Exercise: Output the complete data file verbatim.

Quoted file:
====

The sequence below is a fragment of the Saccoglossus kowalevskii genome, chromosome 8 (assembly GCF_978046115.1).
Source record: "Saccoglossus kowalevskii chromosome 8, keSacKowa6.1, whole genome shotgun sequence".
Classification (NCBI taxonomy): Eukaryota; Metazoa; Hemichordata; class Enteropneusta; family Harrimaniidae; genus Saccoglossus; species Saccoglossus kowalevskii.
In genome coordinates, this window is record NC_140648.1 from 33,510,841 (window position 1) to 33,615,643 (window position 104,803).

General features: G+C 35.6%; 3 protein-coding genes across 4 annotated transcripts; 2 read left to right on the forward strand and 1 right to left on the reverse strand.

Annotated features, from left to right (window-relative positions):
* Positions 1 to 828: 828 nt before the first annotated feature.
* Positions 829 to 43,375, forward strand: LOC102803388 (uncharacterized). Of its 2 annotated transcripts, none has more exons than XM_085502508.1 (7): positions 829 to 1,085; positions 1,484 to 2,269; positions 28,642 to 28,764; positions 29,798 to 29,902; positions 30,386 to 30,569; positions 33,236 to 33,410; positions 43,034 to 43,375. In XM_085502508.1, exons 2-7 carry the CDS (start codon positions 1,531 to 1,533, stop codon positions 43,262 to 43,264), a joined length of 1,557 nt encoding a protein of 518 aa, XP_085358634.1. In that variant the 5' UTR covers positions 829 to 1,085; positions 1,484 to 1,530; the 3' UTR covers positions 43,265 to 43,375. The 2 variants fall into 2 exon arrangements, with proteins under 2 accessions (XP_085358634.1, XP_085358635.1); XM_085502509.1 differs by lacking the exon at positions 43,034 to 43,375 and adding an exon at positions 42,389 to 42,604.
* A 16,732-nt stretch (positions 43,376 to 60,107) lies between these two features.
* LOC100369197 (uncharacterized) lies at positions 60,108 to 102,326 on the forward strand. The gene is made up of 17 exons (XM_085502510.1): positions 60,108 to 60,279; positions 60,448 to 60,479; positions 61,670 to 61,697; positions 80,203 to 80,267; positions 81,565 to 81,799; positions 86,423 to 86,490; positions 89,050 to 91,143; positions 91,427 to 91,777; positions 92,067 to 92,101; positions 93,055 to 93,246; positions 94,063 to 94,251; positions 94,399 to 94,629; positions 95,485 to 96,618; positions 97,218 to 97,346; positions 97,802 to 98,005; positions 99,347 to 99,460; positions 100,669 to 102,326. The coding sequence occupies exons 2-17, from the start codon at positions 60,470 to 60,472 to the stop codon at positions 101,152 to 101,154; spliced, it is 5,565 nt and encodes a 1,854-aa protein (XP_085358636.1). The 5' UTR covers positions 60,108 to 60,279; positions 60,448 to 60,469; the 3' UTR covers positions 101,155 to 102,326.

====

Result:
The sequence below is a fragment of the Saccoglossus kowalevskii genome, chromosome 8 (assembly GCF_978046115.1).
Source record: "Saccoglossus kowalevskii chromosome 8, keSacKowa6.1, whole genome shotgun sequence".
Classification (NCBI taxonomy): Eukaryota; Metazoa; Hemichordata; class Enteropneusta; family Harrimaniidae; genus Saccoglossus; species Saccoglossus kowalevskii.
In genome coordinates, this window is record NC_140648.1 from 33,510,841 (window position 1) to 33,615,643 (window position 104,803).

General features: G+C 35.6%; 3 protein-coding genes across 4 annotated transcripts; 2 read left to right on the forward strand and 1 right to left on the reverse strand.

Annotated features, from left to right (window-relative positions):
* Positions 1 to 828: 828 nt before the first annotated feature.
* Positions 829 to 43,375, forward strand: LOC102803388 (uncharacterized). Of its 2 annotated transcripts, none has more exons than XM_085502508.1 (7): positions 829 to 1,085; positions 1,484 to 2,269; positions 28,642 to 28,764; positions 29,798 to 29,902; positions 30,386 to 30,569; positions 33,236 to 33,410; positions 43,034 to 43,375. In XM_085502508.1, exons 2-7 carry the CDS (start codon positions 1,531 to 1,533, stop codon positions 43,262 to 43,264), a joined length of 1,557 nt encoding a protein of 518 aa, XP_085358634.1. In that variant the 5' UTR covers positions 829 to 1,085; positions 1,484 to 1,530; the 3' UTR covers positions 43,265 to 43,375. The 2 variants fall into 2 exon arrangements, with proteins under 2 accessions (XP_085358634.1, XP_085358635.1); XM_085502509.1 differs by lacking the exon at positions 43,034 to 43,375 and adding an exon at positions 42,389 to 42,604.
* A 16,732-nt stretch (positions 43,376 to 60,107) lies between these two features.
* LOC100369197 (uncharacterized) lies at positions 60,108 to 102,326 on the forward strand. The gene is made up of 17 exons (XM_085502510.1): positions 60,108 to 60,279; positions 60,448 to 60,479; positions 61,670 to 61,697; positions 80,203 to 80,267; positions 81,565 to 81,799; positions 86,423 to 86,490; positions 89,050 to 91,143; positions 91,427 to 91,777; positions 92,067 to 92,101; positions 93,055 to 93,246; positions 94,063 to 94,251; positions 94,399 to 94,629; positions 95,485 to 96,618; positions 97,218 to 97,346; positions 97,802 to 98,005; positions 99,347 to 99,460; positions 100,669 to 102,326. The coding sequence occupies exons 2-17, from the start codon at positions 60,470 to 60,472 to the stop codon at positions 101,152 to 101,154; spliced, it is 5,565 nt and encodes a 1,854-aa protein (XP_085358636.1). The 5' UTR covers positions 60,108 to 60,279; positions 60,448 to 60,469; the 3' UTR covers positions 101,155 to 102,326.